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The Cook Cervical Ripening Balloon

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The Cook Cervical Ripening Balloon

At the recent Annual Clinical Meeting of the American College of Obstetricians and Gynecologists Cook Medical introduced its Cervical Ripening Balloon catheter, a device designed to accelerate cervical dilation prior to the induction of labor.

What is induction of labour?

 In most pregnancies, labour starts naturally between 37 and 42 weeks. Induction of labour is a process that is designed to start the labour process artificially.

Why do I need to be induced?

The most common reason for induction of labour is a prolonged pregnancy. After 41 completed weeks of pregnancy, there is an increased risk of a baby developing problems as the placenta becomes less efficient. If you have a medical condition such as diabetes or pre‑eclampsia, you may need to be induced before term. These conditions can slow the growth rate of your baby in the latter stages of pregnancy, making early delivery safer than continuing the pregnancy. For further information on the induction of labour, please read the induction of labour leaflet.

What is balloon induction?

A balloon is inserted into your cervix and inflated to dilate your cervix so your membranes can be broken.

Who is balloon induction suitable for?

Balloon induction is mainly used for women that have previously had a caesarean section and are now aiming for a vaginal birth.

How does balloon induction work?

The balloon rubs against and stretches the cervix causing it to produce a hormone called prostaglandin. The prostaglandin causes the cervix to become shorter and soften (ripening). This prepares the cervix for labour and allows your midwife or doctor to break your waters. Sometimes, the release of hormones as the cervix stretched is enough to trigger your waters to break naturally and for labour to begin.

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How is the balloon catheter fitted?

First a tracing of the baby’s heart will be done to check the heart rate and ensure all is well. Then you will be asked for your consent to perform a vaginal examination. This allows assessment of your cervix in preparation for the balloon to be inserted. The first of two balloons is inflated on the uterine side of the cervix; the second is then inflated in the vaginal side of the cervix. The two balloons adapt to the contour of the cervical canal minimizing discomfort for the patient. When the catheter is removed, cervical conditions should have improved to a favourable state to allow for induction of labour and active labour management…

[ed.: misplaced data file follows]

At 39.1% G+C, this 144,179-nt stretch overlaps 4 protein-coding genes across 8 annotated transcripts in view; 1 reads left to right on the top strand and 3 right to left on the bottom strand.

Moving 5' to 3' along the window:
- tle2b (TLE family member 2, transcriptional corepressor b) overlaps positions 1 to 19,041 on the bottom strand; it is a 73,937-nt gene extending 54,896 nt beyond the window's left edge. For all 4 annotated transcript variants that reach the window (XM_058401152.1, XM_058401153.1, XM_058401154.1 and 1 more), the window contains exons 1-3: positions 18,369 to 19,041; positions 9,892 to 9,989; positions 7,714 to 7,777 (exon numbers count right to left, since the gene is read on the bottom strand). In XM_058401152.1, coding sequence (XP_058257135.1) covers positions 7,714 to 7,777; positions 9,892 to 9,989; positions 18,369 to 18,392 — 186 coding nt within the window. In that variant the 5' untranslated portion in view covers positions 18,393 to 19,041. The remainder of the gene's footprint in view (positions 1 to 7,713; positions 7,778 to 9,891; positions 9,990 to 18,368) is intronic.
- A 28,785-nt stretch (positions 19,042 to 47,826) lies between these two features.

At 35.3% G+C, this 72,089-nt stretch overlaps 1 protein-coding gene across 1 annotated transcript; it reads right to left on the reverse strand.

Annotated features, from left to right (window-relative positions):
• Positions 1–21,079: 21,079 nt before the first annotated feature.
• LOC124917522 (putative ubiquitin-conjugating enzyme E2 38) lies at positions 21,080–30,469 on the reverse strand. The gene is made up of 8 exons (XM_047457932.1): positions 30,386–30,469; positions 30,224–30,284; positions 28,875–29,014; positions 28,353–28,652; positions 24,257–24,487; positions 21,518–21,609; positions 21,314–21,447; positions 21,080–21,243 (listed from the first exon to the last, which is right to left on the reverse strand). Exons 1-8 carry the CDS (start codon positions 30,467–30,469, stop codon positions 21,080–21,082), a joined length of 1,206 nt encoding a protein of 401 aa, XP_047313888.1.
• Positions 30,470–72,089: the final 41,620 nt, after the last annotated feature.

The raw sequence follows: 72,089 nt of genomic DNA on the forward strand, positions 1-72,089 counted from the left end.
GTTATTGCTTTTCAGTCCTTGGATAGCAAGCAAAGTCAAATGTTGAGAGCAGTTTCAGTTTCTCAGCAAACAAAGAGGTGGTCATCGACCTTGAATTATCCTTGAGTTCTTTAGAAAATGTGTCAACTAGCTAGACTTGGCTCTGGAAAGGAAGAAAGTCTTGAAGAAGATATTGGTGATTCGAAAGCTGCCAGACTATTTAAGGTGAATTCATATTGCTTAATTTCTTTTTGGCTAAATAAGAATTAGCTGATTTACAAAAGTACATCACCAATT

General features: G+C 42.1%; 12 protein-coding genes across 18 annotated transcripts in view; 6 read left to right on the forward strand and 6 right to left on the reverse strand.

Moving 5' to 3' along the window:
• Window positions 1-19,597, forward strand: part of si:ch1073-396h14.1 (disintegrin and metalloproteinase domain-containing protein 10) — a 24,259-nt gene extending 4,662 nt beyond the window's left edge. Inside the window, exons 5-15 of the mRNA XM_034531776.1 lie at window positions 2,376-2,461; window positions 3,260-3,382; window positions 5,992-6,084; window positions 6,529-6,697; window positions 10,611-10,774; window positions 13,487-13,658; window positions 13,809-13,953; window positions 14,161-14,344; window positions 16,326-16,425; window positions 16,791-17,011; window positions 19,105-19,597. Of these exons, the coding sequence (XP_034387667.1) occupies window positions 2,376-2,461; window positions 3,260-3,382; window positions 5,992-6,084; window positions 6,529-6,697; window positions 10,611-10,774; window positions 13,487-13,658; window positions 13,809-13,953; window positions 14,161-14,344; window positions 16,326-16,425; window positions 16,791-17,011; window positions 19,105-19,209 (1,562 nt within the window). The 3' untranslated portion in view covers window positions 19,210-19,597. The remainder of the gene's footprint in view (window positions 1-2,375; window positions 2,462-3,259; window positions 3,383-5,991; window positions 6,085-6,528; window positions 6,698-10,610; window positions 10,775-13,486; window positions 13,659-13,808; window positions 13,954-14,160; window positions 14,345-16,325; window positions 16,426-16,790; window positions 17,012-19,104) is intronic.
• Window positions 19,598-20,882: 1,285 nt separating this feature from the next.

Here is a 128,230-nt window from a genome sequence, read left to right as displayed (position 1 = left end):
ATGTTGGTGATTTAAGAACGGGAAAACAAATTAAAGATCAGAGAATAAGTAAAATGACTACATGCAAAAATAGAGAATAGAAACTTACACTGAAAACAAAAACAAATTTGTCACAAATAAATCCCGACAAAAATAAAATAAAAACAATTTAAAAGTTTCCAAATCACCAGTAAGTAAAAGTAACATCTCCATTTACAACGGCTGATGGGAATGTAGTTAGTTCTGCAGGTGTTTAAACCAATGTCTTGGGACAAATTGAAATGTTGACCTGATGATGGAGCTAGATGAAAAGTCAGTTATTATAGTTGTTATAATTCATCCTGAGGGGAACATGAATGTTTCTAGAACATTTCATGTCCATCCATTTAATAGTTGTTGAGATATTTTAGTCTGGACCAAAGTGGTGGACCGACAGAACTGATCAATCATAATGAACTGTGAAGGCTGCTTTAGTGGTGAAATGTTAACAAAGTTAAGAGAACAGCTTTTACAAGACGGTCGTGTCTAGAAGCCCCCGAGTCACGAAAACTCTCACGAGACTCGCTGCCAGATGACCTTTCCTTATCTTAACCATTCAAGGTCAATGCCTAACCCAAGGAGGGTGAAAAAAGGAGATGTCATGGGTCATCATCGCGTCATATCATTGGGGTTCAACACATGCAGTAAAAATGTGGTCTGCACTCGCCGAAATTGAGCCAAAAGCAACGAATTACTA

How long does it take?

The balloon catheter is kept in place for 12–24 hours. It then either drops out of the cervix or is removed. At this point, it should be possible to break your waters. An instrument called an amnihook is passed through the cervix and used to create a small hole in the membranes surrounding your baby. This allows the fluid surrounding your baby to drain away. However if labour begins while the balloon is still in place, the balloon will either be taken out by your midwife or fall out.

Are there any risks or complications?

Inserting the balloon into the cervix is uncomfortable, but not normally painful. There is a very small risk of infection that would mean your baby would have to be delivered by a caesarean section.

How successful is the cervical balloon?

The balloon softens and widens the cervix enough for the waters to be broken in 96 out of 100 women.

What if the balloon doesn’t work?

If the cervix is not dilated enough for the doctor to insert the balloon or if the balloon doesn’t soften the cervix enough for the membranes to be broken, a caesarean section may be necessary. Your Doctor will discuss this with you.

Why do we use the cervical balloon and not the prostaglandin pessary or gel?

The prostaglandin pessary or gel is used in some women to induce labour. However, it is not suitable for those that have had a previous caesarean section because it can cause the womb to contract too strongly. This is a particular risk in women with a previous caesarean section because the scar is a weak point on the womb wall and there is a risk of it rupturing. Although the balloon also causes the production of prostaglandins, the contractions are not as strong because the gradual stretching of the cervix releases the prostaglandins slowly.

Article Written By – Kajal Parmar

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